$200 Million Pyramid Scheme

Craig Aaron

The language and logic of Wall Street have so infected the political discourse that most campaign coverage is now indistinguishable from the squawking heads of CNBC.

“Follow the money” long has been the mantra of every wannabe Woodward or Bernstein, and more reporters are on the campaign-finance beat than ever before. The public certainly would benefit from knowing who’s backing which candidate—and what favors they might expect in return. But instead of investigating the pernicious influence of money in politics, these stories are riddled with incomprehensible inside baseball about which candidates are moving into the mythical “top tier.”

The “money primary”—the year of corporate panhandling prior to the New Hampshire primary—offers the press easily quantifiable statistics and a simple narrative of obvious winners and losers. It allows reporters to avoid messy policy discussions or “biased” evaluations of a candidate’s record. Like CEOs being celebrated solely on the basis of their companies’ stock prices—no matter how many jobs they’ve slashed or what accounting acrobatics they’ve used—the presidential candidates must prove their fundraising prowess. Who’s got the best health plan? Who understands foreign policy? Who cares? What really matters is who’s got the most “cash on hand.”

On Wall Street, it’s relatively unimportant whether a company actually makes a useful product—or even a profit. Stock prices go up, and shareholders stay happy, as long as a company exceeds the expectations of the analysts. The same logic is now being applied to the presidential campaign.

Witness the drubbing Dick Gephardt took following the release of second-quarter fundraising numbers by the Federal Election Commission. His “unexpectedly weak performance”—as the Washington Post put it—had nothing to do with his health care policy, ability to attract union supporters, or standing among likely voters. But when Gephardt & Co. failed to meet quarterly earnings projections, their stock plummeted.

John Edwards dodged a Gephardt-like disappointment only by collecting last-minute checks from his wife and campaign staff. And even though he has less money in the bank than Gephardt, Joe Lieberman’s late fundraising push left him with “a bigger-than-anticipated sum that will allow him to remain a key player,” according to the Hartford Courant.

Howard Dean’s strong showing shocked the analysts, who quickly branded him the rebel leader of an Internet “revolution.” The pundits split over whether Dr. Dean’s Money Machine was the next eBay or Pets.com. John Kerry was generally considered less of a “risk.”

The only blue-chip stock in the field belongs to Bush Inc. The president’s re-election effort is attracting prudent investors looking to cash in during a second term. The administration has already issued dividends in the form of tax cuts for the richest 1 percent—whose average tax reduction over the next four years will total $103,899, according to Citizens for Tax Justice.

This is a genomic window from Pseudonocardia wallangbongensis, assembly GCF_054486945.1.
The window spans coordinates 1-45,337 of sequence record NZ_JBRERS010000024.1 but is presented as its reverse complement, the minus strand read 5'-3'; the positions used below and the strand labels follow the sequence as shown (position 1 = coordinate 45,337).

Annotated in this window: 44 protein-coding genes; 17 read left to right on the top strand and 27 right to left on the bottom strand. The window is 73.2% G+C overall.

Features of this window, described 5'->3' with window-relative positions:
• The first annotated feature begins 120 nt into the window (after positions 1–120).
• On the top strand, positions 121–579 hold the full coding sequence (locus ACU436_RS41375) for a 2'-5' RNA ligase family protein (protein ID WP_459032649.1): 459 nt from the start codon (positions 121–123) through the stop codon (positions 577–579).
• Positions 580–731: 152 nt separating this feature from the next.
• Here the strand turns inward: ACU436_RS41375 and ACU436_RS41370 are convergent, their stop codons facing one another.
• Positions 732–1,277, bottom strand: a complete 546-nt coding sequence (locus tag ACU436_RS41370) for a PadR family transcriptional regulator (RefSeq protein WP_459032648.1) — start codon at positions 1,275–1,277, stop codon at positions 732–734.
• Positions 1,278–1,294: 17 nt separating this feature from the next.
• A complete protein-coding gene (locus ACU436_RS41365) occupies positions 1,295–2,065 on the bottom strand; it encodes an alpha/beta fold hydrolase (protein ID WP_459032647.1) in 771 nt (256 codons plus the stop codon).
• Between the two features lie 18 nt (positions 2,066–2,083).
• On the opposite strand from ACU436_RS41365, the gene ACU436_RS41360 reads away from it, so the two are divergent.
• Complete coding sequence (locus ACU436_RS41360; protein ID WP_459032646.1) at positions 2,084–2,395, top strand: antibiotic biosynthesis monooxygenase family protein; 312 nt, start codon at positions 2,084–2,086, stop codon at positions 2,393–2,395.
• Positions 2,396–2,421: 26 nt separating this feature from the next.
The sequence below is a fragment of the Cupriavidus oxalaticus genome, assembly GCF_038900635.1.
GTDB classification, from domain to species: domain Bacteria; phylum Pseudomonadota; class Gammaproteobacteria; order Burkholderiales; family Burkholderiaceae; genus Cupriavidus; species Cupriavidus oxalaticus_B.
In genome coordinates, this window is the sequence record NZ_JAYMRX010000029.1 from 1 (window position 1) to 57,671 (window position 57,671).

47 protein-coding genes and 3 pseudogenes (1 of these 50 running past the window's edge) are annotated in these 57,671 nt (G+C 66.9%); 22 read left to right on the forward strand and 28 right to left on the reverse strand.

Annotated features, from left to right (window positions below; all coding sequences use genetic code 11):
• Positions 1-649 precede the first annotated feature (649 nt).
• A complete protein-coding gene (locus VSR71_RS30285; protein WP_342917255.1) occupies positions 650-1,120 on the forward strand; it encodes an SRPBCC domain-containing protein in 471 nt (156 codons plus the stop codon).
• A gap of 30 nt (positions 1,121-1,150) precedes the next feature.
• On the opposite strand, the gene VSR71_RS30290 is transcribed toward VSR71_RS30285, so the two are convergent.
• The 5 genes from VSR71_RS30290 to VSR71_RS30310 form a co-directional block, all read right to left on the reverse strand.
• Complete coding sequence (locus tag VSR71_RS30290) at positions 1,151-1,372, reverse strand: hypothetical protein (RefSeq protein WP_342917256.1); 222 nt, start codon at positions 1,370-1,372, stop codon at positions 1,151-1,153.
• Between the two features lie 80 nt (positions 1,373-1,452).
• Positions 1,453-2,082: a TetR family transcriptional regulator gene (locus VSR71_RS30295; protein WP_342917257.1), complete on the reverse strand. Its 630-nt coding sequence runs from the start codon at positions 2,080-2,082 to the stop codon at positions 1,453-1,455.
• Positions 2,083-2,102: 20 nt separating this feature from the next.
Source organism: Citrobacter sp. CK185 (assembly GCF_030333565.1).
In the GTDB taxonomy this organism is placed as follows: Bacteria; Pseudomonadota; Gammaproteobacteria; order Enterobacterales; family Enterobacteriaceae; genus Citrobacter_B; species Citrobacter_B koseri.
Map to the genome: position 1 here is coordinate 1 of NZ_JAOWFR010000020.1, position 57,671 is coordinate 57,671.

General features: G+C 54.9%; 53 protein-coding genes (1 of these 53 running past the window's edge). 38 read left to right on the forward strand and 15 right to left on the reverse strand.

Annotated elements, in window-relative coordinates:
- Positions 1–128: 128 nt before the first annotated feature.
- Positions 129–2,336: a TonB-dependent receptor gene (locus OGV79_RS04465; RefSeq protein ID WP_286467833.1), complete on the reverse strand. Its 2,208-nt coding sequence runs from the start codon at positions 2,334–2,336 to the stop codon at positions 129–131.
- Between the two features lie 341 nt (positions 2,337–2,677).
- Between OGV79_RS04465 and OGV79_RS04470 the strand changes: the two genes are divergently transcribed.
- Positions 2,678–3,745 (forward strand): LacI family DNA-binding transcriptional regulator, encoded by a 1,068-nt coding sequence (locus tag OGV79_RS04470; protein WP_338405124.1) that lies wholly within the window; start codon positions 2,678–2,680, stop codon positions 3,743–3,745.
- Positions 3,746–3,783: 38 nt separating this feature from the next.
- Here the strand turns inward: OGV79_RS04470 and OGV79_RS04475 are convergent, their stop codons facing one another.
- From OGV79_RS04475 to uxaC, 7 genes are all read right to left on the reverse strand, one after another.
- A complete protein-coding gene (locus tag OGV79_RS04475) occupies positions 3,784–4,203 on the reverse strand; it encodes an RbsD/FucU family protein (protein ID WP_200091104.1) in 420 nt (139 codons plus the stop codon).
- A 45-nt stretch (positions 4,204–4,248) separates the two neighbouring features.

The president flexed his fundraising muscle in the six weeks before the June 30 close of the second quarter, raking in $34.4 million—even though he doesn’t face a single opponent in the primaries. Bush Inc. lauded the fact that 105,000 individuals donated at least a dollar as evidence of the “broad support” and “overwhelming enthusiasm” for the president. But more than two-thirds of the total money came in $2,000 checks—the maximum individual contribution allowed under the law. (By comparison, Dean raised more than 50 percent of his $7.6 million in contributions of less than $200.)

Bush, who opted out of the public matching funds, plans to raise and spend at least $200 million before the September 2004 Republican National Convention. (Afterward he will take $74 million in public funding for a two-month sprint to the general election.) Twenty-three individuals have already qualified as “Rangers” by collecting $200,000 for the president; another 45 have passed the $100,000 “Pioneer” threshold. “[It’s] sort of like pyramid fundraising,” first-time Ranger Eric Tanenblatt told The Associated Press. “If you find 10 people and they each raise $20,000, that’s $200,000 right there.” (It’s worth noting here that Amway founder Richard M. DeVos was one of the original Pioneers.)

For $2,000, you might get a lukewarm hot dog. A snapshot with Dubya goes for $20,000. Closer to the top of the pyramid scheme, the Rangers and Pioneers are eyeing ambassadorships and access to Dick Cheney’s undisclosed locations. The energy traders and oil barons who populated the Pioneer list in 2000 can testify to priceless returns on their donations in the form of loosened regulations and no-bid federal contracts.

In the language of Wall Street, Bush is a “screaming buy.” Just ask the investment bankers and analysts whose firms comprise 12 of the top 20 groups of Bush donors so far. Merrill Lynch led the way with $264,750 in donations from employees and their family members, according to the Center for Responsive Politics, and CEO Stan O’Neal was deputized a Ranger. O’Neal—whose firm has paid out $280 million over the past two years to settle state and federal charges of fraud and financial wrongdoing—didn’t contribute to any presidential candidate in 2000. But he knows a good investment when he sees one.

With the media’s help, the “money primary” allows big corporations and the wealthy to cast their ballots early and often. What’s left for the 99 percent of us who don’t play the political market by contributing to any federal candidate? We’ve still got a vote—just not many choices.

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Craig Aaron is senior program director of the national media reform group Free Press and a former managing editor of In These Times.
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